"Don't know, sweetheart." Kay wondered if her sister had met her. Shirley worked as a psychiatric social worker. But Kay could never ask her, so there was no point thinking about it. Kay hadn't considered anything close to the level of caring Lee displayed.
"You're amazing, you know that, kid?"
"Uh huh. I'm even going to get my homework finished right away. So I have time to get ready for the party tomorrow."
As soon as Kay opened the door to their house Lee threw her school bag onto the couch and reached for the remote control.
"Homework, while watching TV?"
"Sure. Anything I do while listening to Sponge Bob and Patrick will sound smart."
"I wish you wouldn't make me laugh when I am trying to be a good mother. A half-hour of cartoons, and then homework. At the table. In quiet. Okay?"
"Oh-kay." Lee saluted her mother and Kay left the room before her authority crumbled any further.
* * *
Shirley turned off the light in her office. As she locked the door she tried to leave behind the dark secrets and troubles she witnessed daily. She sighed. The day had brought both victory and challenge. How could she have known that her interview with Esther Bale would have led in the direction it did? Even if she wanted to she would never forget Esther, the woman from Rack Hills who disappeared for two weeks and then showed up in a cemetery, the crazy-person story of the week.
Shirley was certain the invitation to Lee's party was included in the stack of mail dropped off in the open mailbox of a house that had been vacant for years, two blocks from Shirley's home. The load was discovered by a neighborhood watch crew and reported to the police. It would be delivered, maybe, eventually, long after the event. An invitation was not essential; Shirley knew about the party from the moment Lee considered it. In fact, she was paying for most of it. A lost invitation was secondary.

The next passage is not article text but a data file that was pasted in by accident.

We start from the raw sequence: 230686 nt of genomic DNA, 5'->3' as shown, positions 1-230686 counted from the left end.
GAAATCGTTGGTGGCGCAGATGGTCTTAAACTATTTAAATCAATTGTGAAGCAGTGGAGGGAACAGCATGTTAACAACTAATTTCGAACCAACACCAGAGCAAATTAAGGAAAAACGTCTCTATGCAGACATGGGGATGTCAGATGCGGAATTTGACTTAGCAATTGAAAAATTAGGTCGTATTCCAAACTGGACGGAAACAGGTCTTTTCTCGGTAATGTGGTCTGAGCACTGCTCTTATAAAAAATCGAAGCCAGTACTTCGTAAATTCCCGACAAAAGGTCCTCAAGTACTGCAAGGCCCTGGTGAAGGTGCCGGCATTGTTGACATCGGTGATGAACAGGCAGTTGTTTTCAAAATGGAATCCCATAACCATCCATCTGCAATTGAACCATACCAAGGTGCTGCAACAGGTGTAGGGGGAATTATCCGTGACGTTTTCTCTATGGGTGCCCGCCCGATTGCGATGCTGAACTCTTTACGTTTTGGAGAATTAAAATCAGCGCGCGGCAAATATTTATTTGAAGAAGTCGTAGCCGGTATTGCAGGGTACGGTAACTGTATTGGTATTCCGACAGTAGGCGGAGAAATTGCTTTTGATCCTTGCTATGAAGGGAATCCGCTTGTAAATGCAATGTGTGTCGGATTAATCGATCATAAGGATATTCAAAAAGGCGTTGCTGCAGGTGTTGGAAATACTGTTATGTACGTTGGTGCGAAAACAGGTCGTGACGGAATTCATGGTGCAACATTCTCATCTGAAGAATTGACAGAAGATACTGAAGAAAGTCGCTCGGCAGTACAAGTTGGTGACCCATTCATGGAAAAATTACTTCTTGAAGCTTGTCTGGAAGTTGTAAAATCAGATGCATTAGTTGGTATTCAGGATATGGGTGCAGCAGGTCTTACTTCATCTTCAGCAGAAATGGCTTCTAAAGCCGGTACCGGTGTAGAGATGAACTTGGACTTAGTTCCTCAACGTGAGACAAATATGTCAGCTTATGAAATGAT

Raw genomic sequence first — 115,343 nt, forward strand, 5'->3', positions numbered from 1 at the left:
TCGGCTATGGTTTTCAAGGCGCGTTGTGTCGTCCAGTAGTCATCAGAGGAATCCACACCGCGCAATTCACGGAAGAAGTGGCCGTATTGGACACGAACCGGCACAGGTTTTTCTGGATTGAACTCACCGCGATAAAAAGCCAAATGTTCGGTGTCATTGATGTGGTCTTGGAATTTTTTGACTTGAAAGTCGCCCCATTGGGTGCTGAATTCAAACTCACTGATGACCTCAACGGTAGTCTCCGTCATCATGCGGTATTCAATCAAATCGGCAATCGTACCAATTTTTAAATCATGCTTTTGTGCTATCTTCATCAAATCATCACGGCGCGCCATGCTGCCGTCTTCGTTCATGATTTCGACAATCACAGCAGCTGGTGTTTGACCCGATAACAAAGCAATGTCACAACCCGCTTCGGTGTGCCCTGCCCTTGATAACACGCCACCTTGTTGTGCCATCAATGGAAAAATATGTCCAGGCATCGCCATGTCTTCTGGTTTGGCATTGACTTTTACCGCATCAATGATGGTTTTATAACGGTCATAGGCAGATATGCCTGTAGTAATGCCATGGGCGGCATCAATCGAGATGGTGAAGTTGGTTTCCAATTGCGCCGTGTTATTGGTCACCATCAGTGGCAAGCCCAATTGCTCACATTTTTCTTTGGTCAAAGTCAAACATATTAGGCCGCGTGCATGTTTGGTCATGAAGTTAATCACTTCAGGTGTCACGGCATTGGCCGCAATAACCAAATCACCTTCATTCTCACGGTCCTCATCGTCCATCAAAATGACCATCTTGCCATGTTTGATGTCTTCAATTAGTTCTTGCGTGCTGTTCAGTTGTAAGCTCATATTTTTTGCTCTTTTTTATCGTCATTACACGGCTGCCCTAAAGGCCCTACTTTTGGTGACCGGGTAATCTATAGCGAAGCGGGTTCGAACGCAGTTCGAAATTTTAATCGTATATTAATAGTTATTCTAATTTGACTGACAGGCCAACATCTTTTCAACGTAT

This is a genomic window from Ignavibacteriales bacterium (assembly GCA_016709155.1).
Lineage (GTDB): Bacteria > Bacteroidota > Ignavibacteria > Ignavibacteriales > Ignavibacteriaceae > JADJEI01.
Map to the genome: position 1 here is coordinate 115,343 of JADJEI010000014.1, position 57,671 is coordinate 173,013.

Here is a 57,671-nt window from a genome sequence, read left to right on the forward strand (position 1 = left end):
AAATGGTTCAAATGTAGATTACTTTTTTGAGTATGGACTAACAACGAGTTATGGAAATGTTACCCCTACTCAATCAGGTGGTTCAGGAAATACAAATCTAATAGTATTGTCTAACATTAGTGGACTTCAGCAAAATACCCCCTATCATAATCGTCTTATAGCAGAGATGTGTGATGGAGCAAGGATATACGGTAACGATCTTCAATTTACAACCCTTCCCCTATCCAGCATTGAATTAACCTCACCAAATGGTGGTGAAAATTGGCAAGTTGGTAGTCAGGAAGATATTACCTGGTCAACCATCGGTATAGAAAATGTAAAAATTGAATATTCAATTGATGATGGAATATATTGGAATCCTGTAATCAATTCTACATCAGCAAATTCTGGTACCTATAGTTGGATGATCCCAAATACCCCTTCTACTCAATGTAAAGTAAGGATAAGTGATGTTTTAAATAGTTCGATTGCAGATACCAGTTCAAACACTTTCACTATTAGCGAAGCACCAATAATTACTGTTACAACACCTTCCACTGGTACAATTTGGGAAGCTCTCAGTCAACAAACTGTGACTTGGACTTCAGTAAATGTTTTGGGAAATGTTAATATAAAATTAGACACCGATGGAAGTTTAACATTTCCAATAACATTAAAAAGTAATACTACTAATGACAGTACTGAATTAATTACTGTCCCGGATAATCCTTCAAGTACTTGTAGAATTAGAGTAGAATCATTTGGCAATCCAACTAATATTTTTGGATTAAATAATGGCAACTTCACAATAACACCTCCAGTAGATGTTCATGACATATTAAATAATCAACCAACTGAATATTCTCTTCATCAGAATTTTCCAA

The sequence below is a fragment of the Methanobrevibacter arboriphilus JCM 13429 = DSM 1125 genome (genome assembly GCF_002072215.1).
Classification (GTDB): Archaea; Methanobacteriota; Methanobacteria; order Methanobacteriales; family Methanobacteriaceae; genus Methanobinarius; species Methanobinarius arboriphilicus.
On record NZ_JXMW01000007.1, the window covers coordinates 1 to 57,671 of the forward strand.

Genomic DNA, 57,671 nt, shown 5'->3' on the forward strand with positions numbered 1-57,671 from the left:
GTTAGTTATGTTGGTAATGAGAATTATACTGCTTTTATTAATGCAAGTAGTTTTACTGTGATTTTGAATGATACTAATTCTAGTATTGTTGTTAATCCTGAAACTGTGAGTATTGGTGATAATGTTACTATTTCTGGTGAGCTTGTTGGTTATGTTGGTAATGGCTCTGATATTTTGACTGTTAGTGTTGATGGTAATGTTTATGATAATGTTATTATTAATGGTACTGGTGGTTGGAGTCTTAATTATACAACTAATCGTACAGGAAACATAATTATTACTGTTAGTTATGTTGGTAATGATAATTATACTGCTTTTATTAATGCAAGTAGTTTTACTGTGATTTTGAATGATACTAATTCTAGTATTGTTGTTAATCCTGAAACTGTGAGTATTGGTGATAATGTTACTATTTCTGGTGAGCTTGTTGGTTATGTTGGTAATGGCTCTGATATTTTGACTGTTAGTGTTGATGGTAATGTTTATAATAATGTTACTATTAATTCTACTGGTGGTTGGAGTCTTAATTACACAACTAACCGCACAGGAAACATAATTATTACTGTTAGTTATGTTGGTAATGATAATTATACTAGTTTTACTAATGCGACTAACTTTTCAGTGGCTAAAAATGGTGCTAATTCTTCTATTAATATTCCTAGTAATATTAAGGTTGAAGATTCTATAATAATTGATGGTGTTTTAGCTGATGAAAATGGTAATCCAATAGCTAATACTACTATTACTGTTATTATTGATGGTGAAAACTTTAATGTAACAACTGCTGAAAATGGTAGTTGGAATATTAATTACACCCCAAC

She thought about Esther, a difficult individual to reach. Today she had established trust. Esther's words echoed through Shirley's being.
"I had been arguing with Monroe's mama. We didn't do that often. Loud enough to scare him. He ran outside. Bad timing. Some nitwit. Shooting squirrels in the neighborhood. Monroe ran outside just as the man ..." She gasped. "The bullet sliced through my grandbaby's head. He didn't have a chance. And now. And now ..." Esther sobbed uncontrollably. "So, don't you see? His death was my fault! Every day that guilt got bigger and bigger ... crawled into my mail bag, became a monster. I had to get rid of it. Only it wouldn't go away."
Silently Shirley had handed her a box of tissues while her heart raced. Monroe. The child's name was Monroe. How many young children named Monroe had died in this area on that date? She had waited for Esther's body language to tell her it was safe to move closer, that Esther was not putting up impenetrable defenses.
She watched closely for that one moment when Esther's spirit would allow touch; Shirley placed one hand gently on her shoulder.
"I understand his organs were donated," Shirley whispered.
"So? That doesn't bring my grandbaby back."
"What if I tell you I know one of those kids?"
"Not sure that would make any difference."
"If you change your mind, I'm sure Lee would be willing to meet you. I could bring her here."
"Lee? Wait! The child's name is Lee?"
"My daughter, Monroe's mama, her name is Lee ..." Now Shirley approached the entrance ramp to the freeway, so oddly named since each merge was rarely free of effort. Each step in what she needed to do next wasn't going to be easy either. After all, it had only been by accident, in her work as counselor, that she had learned that Monroe Wheat had been Lee's donor. She had overheard the doctors in the physician's dining room of all places. She had been invited there to speak to one of the doctors about a client during the only time he had available, his lunchtime.
Two doctors were whispering. Shirley had superb hearing. Her ears zoned-in when she heard them speak about Lee's successful transplant, the saddened tones when they referred to Monroe, the bullet through his head. She gasped. Then she needed to interrupt the doctors and, trembling, introduce herself.
Now, she just happened to be one of Monroe's grandmother's therapists.
... And perhaps, one day, somehow, his grandmother could become one of Lee's many friends, a group growing, developing, far beyond the possibilities of serendipity.
Article © Terry Petersen. All rights reserved.